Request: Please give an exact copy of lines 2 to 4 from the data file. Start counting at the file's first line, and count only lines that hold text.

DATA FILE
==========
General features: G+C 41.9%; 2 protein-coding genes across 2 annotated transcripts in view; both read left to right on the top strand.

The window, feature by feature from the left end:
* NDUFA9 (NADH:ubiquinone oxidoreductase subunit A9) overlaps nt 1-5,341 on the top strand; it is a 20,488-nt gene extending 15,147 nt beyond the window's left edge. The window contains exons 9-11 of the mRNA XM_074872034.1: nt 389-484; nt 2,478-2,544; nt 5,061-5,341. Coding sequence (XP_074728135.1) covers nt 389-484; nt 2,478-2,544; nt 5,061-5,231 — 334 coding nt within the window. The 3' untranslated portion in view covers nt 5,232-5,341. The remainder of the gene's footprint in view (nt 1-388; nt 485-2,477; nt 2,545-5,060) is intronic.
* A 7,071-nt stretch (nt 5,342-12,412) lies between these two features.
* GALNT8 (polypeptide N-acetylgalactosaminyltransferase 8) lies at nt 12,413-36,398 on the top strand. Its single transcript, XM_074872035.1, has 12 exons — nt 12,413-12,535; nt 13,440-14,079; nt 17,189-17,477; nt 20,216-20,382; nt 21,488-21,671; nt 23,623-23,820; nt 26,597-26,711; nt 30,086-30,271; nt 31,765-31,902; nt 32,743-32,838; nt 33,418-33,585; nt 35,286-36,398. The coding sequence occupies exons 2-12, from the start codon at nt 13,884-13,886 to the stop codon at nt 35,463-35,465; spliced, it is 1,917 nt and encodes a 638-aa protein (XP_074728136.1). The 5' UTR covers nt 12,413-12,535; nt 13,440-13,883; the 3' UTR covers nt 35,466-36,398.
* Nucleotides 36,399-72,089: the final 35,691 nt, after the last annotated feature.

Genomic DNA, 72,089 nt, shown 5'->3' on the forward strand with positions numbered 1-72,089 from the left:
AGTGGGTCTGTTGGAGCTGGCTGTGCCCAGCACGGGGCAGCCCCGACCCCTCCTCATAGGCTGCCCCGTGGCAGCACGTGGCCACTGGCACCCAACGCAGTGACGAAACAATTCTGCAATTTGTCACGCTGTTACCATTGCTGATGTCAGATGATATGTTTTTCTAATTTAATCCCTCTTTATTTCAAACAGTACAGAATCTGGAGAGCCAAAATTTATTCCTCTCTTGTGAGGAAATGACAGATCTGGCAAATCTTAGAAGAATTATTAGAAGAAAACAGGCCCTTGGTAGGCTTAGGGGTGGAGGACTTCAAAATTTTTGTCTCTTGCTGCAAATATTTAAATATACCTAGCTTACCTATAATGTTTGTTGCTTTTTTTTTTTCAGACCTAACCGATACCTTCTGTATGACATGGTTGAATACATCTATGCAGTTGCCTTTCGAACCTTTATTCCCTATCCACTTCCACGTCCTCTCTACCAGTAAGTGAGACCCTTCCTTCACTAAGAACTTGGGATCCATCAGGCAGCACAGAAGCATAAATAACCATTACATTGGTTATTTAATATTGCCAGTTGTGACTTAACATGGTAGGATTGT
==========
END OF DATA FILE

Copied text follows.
The window, feature by feature from the left end:
* NDUFA9 (NADH:ubiquinone oxidoreductase subunit A9) overlaps nt 1-5,341 on the top strand; it is a 20,488-nt gene extending 15,147 nt beyond the window's left edge. The window contains exons 9-11 of the mRNA XM_074872034.1: nt 389-484; nt 2,478-2,544; nt 5,061-5,341. Coding sequence (XP_074728135.1) covers nt 389-484; nt 2,478-2,544; nt 5,061-5,231 — 334 coding nt within the window. The 3' untranslated portion in view covers nt 5,232-5,341. The remainder of the gene's footprint in view (nt 1-388; nt 485-2,477; nt 2,545-5,060) is intronic.
* A 7,071-nt stretch (nt 5,342-12,412) lies between these two features.